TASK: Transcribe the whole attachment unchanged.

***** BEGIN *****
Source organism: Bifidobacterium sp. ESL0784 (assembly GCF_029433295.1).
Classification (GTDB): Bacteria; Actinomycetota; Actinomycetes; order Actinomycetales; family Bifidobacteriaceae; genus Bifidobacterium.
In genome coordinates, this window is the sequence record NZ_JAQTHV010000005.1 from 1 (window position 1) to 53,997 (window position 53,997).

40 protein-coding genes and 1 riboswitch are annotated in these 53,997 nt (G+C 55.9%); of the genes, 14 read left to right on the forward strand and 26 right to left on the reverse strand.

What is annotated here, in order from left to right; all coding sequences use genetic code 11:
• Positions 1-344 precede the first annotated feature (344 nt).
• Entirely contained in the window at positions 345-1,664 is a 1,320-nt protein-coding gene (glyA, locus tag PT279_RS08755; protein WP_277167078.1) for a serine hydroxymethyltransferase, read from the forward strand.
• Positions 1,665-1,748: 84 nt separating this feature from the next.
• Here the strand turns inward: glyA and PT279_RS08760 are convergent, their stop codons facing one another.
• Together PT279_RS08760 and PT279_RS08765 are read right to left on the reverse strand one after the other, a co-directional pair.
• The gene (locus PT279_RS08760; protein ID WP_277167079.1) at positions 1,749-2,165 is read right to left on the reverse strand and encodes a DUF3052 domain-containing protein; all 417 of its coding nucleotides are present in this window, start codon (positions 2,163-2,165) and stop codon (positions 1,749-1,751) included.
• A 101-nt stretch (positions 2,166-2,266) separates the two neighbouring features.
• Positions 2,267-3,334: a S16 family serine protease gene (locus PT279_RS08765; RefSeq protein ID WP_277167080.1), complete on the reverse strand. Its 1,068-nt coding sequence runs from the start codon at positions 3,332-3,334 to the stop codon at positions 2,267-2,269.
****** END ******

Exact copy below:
Source organism: Bifidobacterium sp. ESL0784 (assembly GCF_029433295.1).
Classification (GTDB): Bacteria; Actinomycetota; Actinomycetes; order Actinomycetales; family Bifidobacteriaceae; genus Bifidobacterium.
In genome coordinates, this window is the sequence record NZ_JAQTHV010000005.1 from 1 (window position 1) to 53,997 (window position 53,997).

40 protein-coding genes and 1 riboswitch are annotated in these 53,997 nt (G+C 55.9%); of the genes, 14 read left to right on the forward strand and 26 right to left on the reverse strand.

What is annotated here, in order from left to right; all coding sequences use genetic code 11:
• Positions 1-344 precede the first annotated feature (344 nt).
• Entirely contained in the window at positions 345-1,664 is a 1,320-nt protein-coding gene (glyA, locus tag PT279_RS08755; protein WP_277167078.1) for a serine hydroxymethyltransferase, read from the forward strand.
• Positions 1,665-1,748: 84 nt separating this feature from the next.
• Here the strand turns inward: glyA and PT279_RS08760 are convergent, their stop codons facing one another.
• Together PT279_RS08760 and PT279_RS08765 are read right to left on the reverse strand one after the other, a co-directional pair.
• The gene (locus PT279_RS08760; protein ID WP_277167079.1) at positions 1,749-2,165 is read right to left on the reverse strand and encodes a DUF3052 domain-containing protein; all 417 of its coding nucleotides are present in this window, start codon (positions 2,163-2,165) and stop codon (positions 1,749-1,751) included.
• A 101-nt stretch (positions 2,166-2,266) separates the two neighbouring features.
• Positions 2,267-3,334: a S16 family serine protease gene (locus PT279_RS08765; RefSeq protein ID WP_277167080.1), complete on the reverse strand. Its 1,068-nt coding sequence runs from the start codon at positions 3,332-3,334 to the stop codon at positions 2,267-2,269.